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Can Clip-On Balconies Save a Brutalist Icon in Australia?

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Stateside Brutalism fans are mourning the loss of Paul Rudolph's Orange County Government Center, being renovated despite outcries to preserve a façade that looks like a stack of open windows on an overactive '90s PC. But a new scheme to save a concrete tower in Sydney may suggest a novel preservation concept for other Brutalist towers. The Sirius apartment building, designed by architect Tao Gofers in 1978-79 for the city's Housing Commission, eschews the stacked, Safdie-esque, right angle style found on many concrete-clad institutional buildings of that era. Owned by the Sydney Harbour Foreshore Authority, which is planning to sell what some locals label "an eyesore" in order to raise money for more public housing, the building could change hands and even face the threat of demolition. Chris Bosse, director of the firm LAVA, thinks he has a plan that can save the structure while adding a sought-after amenity in the process.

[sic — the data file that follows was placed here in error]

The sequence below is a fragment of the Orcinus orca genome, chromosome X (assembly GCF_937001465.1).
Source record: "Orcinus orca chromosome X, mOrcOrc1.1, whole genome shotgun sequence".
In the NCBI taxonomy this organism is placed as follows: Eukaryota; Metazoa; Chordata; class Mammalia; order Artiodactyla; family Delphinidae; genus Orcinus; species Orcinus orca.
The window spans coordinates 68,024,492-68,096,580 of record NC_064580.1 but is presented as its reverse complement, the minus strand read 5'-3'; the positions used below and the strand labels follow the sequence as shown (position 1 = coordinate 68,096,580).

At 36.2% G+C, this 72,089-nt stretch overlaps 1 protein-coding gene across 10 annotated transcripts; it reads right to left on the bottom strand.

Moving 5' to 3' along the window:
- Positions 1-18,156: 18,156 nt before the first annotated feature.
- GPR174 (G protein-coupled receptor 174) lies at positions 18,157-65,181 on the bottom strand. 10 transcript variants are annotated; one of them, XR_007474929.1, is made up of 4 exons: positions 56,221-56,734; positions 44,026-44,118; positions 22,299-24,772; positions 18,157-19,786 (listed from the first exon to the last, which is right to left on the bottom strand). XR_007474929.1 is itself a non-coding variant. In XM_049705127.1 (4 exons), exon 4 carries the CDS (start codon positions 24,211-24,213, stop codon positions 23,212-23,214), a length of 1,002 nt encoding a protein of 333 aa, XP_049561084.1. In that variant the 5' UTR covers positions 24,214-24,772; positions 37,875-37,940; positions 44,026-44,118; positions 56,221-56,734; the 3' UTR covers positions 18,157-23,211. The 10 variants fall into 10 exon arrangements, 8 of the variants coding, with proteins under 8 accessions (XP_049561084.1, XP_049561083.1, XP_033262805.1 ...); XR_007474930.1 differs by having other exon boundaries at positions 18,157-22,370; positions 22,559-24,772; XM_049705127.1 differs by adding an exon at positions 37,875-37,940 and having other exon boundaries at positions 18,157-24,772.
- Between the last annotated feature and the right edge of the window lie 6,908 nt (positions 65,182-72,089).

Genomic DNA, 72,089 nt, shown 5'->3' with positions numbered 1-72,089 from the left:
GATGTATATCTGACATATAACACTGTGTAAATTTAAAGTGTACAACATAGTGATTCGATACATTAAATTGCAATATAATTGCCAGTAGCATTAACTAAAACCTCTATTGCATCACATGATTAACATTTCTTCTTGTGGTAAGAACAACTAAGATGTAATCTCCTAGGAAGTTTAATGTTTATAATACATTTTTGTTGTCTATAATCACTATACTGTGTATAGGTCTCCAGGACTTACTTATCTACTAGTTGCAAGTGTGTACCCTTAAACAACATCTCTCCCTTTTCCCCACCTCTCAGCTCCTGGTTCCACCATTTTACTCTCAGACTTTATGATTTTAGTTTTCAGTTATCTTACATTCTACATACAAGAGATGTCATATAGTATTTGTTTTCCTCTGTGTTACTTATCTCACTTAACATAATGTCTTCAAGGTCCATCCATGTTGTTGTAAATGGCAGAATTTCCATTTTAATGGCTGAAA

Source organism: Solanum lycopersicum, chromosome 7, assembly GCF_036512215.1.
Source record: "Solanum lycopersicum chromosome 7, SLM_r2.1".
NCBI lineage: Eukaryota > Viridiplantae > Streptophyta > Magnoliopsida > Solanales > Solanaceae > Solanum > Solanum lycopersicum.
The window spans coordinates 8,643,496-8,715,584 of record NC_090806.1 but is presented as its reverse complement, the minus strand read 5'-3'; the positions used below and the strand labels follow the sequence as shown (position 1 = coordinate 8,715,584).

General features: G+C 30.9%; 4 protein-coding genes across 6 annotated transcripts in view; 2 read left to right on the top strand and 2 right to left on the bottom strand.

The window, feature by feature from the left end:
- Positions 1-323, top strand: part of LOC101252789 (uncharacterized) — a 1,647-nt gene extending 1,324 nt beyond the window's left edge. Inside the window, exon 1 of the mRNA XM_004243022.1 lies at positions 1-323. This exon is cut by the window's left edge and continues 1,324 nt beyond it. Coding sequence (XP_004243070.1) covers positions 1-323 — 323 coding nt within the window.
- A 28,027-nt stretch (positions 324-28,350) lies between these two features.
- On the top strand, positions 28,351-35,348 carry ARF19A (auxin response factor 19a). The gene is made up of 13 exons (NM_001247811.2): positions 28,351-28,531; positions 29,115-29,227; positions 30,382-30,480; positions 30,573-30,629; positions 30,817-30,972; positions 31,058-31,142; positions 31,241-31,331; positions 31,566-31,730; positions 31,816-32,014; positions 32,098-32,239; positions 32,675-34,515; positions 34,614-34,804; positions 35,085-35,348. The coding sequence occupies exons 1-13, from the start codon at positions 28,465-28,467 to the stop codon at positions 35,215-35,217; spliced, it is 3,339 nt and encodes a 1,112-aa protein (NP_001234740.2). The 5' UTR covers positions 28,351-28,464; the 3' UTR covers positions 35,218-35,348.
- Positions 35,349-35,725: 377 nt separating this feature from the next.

Bosse's concept would add balconies to each box-shaped apartment, providing residents with outdoor space and an even better view of the city's iconic Opera House, just across the cove. While attaching brims to each unit would be expensive, it's a much cheaper route than wholesale demolition, and the idea has even earned the support of the original architect.

The Life and Death of Britain's Most Beloved Brutalist Building, Robin Hood Gardens [Curbed]
Play Hard: New Brutalist Playground in London Celebrates the Legacy of Concrete Parks [Curbed]
Paul Rudolph's Brutalist Orange County Government Center Can Proceed After All [Curbed]